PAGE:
But Mr. Blandings has been after me for some time to learn more about designing a web page. See, we have a nonprofit. And the nonprofit has a webpage. But ... well, I'm too embarrassed to link to it because it's so bad.
Which isn't going to fly for much longer because our nonprofit is our sending agency. It's how we're letting people know about our ministry in Nepal. That's a preety big role for one little web address to play. Which means ... well, we want it to be presentable, right?
So I spent two days tinkering with my iMac's amazing iWeb program. I clicked and dragged and pulled and rearranged. I watched a tutorial or ten. I designed a fabulous (to me) set of pages.
And I said, "It is very good."
And Mr. Blandings said, "It looks like 58 million other pages that people have made using the same template. I want something you make just for us. Can't you learn about html or something?"
Very, very rarely do I want to ask Mr. Blandings exactly what he thinks I do all day. I know that bon bons never enter his mind. Really, I do. But seriously, people ... do I look like I have time to read a 700-page book on html? Do I?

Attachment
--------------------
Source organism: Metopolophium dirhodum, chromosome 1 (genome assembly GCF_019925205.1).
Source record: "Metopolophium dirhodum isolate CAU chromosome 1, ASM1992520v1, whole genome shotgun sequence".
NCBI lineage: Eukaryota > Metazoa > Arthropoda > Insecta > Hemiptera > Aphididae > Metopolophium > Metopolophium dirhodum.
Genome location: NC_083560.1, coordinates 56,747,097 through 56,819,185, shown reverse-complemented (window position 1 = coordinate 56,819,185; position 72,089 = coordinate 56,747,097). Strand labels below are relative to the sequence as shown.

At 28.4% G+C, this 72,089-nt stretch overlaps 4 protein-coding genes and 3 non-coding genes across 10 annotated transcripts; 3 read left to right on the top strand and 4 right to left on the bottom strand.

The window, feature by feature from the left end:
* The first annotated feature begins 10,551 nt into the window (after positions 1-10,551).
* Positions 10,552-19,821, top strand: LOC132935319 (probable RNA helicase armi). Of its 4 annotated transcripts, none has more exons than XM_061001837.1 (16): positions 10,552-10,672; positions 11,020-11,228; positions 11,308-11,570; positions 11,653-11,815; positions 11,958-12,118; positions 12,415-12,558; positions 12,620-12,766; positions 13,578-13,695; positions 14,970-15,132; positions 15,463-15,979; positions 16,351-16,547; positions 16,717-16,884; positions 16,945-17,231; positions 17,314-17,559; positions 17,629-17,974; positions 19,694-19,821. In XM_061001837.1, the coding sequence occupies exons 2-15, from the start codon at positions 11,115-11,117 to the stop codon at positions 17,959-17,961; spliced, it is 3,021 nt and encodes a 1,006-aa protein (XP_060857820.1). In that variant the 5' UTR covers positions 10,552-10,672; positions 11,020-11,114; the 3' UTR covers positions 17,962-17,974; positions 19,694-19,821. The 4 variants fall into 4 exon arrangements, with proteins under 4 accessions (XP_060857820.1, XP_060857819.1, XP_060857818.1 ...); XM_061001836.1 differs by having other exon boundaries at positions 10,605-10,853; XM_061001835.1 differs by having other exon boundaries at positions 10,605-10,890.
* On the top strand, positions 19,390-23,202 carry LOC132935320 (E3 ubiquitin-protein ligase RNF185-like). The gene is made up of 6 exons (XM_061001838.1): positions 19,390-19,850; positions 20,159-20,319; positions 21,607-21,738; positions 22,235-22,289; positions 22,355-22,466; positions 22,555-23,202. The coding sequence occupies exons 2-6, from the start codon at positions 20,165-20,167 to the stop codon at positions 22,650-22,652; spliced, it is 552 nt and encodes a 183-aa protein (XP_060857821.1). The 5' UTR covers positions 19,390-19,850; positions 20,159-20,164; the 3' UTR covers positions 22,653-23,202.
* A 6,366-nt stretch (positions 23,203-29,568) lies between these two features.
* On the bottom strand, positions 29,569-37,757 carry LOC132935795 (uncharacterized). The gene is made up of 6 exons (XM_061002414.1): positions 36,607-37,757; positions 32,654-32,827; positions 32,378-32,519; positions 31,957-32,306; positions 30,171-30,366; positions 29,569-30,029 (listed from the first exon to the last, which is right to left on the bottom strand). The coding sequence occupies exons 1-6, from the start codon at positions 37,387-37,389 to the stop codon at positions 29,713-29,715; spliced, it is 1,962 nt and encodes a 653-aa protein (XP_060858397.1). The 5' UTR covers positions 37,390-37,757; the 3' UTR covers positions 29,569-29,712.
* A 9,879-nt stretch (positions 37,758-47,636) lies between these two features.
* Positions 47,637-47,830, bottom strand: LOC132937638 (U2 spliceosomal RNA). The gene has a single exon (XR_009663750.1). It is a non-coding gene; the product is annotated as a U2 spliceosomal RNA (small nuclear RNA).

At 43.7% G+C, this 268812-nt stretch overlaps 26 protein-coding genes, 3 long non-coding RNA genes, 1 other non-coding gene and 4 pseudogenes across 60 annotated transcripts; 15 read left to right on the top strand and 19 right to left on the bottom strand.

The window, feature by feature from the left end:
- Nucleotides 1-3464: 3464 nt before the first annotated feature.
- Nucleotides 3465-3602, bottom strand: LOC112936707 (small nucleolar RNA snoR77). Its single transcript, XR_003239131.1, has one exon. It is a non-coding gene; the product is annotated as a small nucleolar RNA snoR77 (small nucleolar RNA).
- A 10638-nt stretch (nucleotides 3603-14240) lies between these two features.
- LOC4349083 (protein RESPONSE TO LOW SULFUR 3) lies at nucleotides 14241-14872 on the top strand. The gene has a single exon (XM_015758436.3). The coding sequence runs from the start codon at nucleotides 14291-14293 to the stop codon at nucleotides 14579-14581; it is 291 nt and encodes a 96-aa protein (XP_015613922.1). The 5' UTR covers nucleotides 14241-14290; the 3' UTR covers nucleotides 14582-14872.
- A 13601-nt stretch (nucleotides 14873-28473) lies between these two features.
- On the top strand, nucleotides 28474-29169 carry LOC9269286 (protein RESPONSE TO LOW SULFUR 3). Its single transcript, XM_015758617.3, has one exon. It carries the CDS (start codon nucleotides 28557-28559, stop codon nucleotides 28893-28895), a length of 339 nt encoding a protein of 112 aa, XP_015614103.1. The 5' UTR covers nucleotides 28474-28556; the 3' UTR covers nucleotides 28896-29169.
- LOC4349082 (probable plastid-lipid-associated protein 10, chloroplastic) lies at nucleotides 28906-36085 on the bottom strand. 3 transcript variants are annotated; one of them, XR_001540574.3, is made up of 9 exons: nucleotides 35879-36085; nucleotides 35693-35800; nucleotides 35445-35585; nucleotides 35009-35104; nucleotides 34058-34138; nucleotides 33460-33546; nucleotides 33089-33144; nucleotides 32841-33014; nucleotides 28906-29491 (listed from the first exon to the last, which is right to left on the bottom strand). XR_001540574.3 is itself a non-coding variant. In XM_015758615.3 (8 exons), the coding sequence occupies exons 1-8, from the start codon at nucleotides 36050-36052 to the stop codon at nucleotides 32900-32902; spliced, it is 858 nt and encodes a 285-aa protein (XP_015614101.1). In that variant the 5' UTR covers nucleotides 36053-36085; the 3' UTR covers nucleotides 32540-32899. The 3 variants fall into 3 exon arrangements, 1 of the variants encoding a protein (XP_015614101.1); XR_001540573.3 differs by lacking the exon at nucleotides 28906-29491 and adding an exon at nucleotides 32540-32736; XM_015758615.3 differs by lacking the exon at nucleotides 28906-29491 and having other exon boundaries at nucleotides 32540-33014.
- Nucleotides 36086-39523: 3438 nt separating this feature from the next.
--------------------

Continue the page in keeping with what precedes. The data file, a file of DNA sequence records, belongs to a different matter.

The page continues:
I don't. Which is why God made Web Design for Kids (and Curious Grown-ups).
$19.99, people. $19.99. Probably the best $20 you'll ever crack if you or your kids have need of some basic, beginner's programming skills.
Web Design for Kids is not software. It's a dvd that you watch on your t.v. (or computer) and take some simple notes. Then, applying those hand-held baby steps, you plug a few lines (10!) into Notepad/TextEdit and Explorer/Safari (platform dependant, obviously) and ...
You've given birth to a web page.
It's not a super-snazzy web-page, but it's not bad, either. For me, simply being able to begin tinkering with already-formatted pages is fabulous. I gleaned enough about this from the video to actually start making some tiny tinkers with our nonprofit page. Mr. Blandings is very, very happy; I finally fixed the color of the header. It was a no-brainer, actually. I'm almost embarrassed that it took me this long to figure it out.
Topics covered include the 10 basic lines of code, color for letters and backgrounds, making letters scroll across the screen, designer backgrounds, changing fonts, and adding pictures. Actual screenshots make the concepts even easier to grasp, and the tone is very conversational without having an "HTML for Idiots" feel to it. I was engaged, and so was Atticus. He is chomping at the bit for the next level dvd, which is slated to come out this year.
Here's a peek of the dvd: